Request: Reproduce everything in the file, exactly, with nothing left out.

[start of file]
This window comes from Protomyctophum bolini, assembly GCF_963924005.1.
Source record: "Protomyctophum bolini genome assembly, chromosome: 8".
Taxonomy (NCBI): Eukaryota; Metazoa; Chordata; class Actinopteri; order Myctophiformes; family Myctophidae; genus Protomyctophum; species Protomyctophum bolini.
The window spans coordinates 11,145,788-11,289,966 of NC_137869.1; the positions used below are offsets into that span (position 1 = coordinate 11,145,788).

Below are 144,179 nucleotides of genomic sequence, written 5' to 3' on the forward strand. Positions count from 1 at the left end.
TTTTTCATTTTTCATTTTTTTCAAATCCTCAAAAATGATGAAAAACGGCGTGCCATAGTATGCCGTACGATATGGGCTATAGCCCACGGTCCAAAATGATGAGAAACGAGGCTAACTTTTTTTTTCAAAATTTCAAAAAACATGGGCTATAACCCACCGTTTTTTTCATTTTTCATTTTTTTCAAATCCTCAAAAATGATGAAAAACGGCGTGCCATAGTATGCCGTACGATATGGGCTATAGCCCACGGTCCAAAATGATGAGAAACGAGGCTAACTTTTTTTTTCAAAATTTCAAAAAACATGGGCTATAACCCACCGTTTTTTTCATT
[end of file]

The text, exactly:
This window comes from Protomyctophum bolini, assembly GCF_963924005.1.
Source record: "Protomyctophum bolini genome assembly, chromosome: 8".
Taxonomy (NCBI): Eukaryota; Metazoa; Chordata; class Actinopteri; order Myctophiformes; family Myctophidae; genus Protomyctophum; species Protomyctophum bolini.
The window spans coordinates 11,145,788-11,289,966 of NC_137869.1; the positions used below are offsets into that span (position 1 = coordinate 11,145,788).

Below are 144,179 nucleotides of genomic sequence, written 5' to 3' on the forward strand. Positions count from 1 at the left end.
TTTTTCATTTTTCATTTTTTTCAAATCCTCAAAAATGATGAAAAACGGCGTGCCATAGTATGCCGTACGATATGGGCTATAGCCCACGGTCCAAAATGATGAGAAACGAGGCTAACTTTTTTTTTCAAAATTTCAAAAAACATGGGCTATAACCCACCGTTTTTTTCATTTTTCATTTTTTTCAAATCCTCAAAAATGATGAAAAACGGCGTGCCATAGTATGCCGTACGATATGGGCTATAGCCCACGGTCCAAAATGATGAGAAACGAGGCTAACTTTTTTTTTCAAAATTTCAAAAAACATGGGCTATAACCCACCGTTTTTTTCATT